Silicon Valley Watcher - Former FT journalist Tom Foremski reporting from the intersection of technology and media

How to suck up to Chris Anderson in 1000 words or more . . .

Posted by Tom Foremski - November 11, 2007

Ever since Chris Anderson, the powerful editor-in-chief of Wired magazine's recent momentary lapse in self-composure, in which he publicly blacklisted several hundred PR people for sending him bad pitches, the PR industry has gone into a frenzy of self-flagellation.

Masses of PR bloggers have been writing very long essays and about how Mr Anderson is right, and that the PR sector needs to get its house in order and and eliminate bad PR pitches. It is as if Mr Anderson was the first editor to discover that there are bad PR pitches and brought it to the attention of the world, and now the PR world is going to sort out the problem.

This is BS

Bad PR pitches have been with us since the beginnings of recorded history and will continue to be here. It is what separates the good PR people from the bad ones, and there will always be bad ones.

Bad PR pitches will continue because:

- many PR firms use juniors to scatter-shoot generic pitches hoping someone will bite.

- the fragmentation of media means there isn't enough time to customize each pitch for each journalist/blogger.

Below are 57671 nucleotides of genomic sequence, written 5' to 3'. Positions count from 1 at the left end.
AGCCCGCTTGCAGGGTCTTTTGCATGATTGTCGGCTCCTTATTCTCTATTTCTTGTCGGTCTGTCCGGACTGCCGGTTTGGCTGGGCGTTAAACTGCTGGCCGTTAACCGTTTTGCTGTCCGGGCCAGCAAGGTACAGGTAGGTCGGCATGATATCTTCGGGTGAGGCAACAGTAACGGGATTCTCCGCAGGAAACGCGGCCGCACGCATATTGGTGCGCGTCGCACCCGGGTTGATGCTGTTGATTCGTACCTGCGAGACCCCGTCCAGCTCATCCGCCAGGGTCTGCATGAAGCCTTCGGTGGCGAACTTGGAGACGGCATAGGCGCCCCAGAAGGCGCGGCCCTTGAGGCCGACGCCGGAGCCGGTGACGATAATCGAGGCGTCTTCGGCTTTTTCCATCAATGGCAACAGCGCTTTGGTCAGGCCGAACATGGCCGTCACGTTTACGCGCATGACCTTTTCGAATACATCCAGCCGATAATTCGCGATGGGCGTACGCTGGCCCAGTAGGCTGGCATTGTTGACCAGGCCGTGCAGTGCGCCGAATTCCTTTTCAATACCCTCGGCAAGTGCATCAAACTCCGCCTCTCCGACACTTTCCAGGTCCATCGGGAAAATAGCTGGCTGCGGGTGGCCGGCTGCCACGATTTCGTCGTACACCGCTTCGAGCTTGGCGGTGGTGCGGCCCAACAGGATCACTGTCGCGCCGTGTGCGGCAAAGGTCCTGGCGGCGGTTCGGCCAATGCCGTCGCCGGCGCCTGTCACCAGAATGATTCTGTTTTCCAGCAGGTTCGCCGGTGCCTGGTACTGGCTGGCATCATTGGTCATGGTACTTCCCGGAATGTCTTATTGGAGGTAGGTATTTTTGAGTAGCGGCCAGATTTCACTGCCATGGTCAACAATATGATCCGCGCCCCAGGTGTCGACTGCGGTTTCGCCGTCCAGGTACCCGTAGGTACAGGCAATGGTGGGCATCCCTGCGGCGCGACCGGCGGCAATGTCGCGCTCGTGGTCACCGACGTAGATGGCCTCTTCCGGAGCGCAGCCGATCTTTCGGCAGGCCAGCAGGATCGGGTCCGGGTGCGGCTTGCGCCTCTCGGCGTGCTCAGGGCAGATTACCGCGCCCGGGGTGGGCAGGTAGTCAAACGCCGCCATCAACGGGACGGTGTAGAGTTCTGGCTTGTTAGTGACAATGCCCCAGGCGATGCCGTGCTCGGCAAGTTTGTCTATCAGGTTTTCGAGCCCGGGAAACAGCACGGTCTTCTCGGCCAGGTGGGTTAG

- many PR firms have very small numbers of people with the domain expertise in what their clients do.

Pitch perfect problem

Maybe I should publish a whitelist of PR people who are doing a great job, pitching excellent story ideas, offering exclusives, arranging interviews with their top CEOs, and generally looking out for me and my product.

Mr Anderson complained about getting 300 pitches that have nothing to do with Wired magazine. My problem is 300 pitches that are right on target, that demonstrate that the PR people know what I 've been writing about, that are thinking about related stories, and offering top access to their clients.

What happens if your PR pitch is pitch-perfect, it sets exactly the right tone, demonstrates an insight into the subject and the publication, and you still can't get an editor interested in it? That's going to be happening more and more because PR agencies are on a hiring binge while the professional media world is shrinking.

When it comes to media relations, there will be ever larger numbers of PR people, chasing ever smaller numbers of journalists, writing for a dwindling number of publications, which are publishing fewer pages.

Getting media coverage for clients is going to be increasingly more difficult no matter how good the PR pitch.

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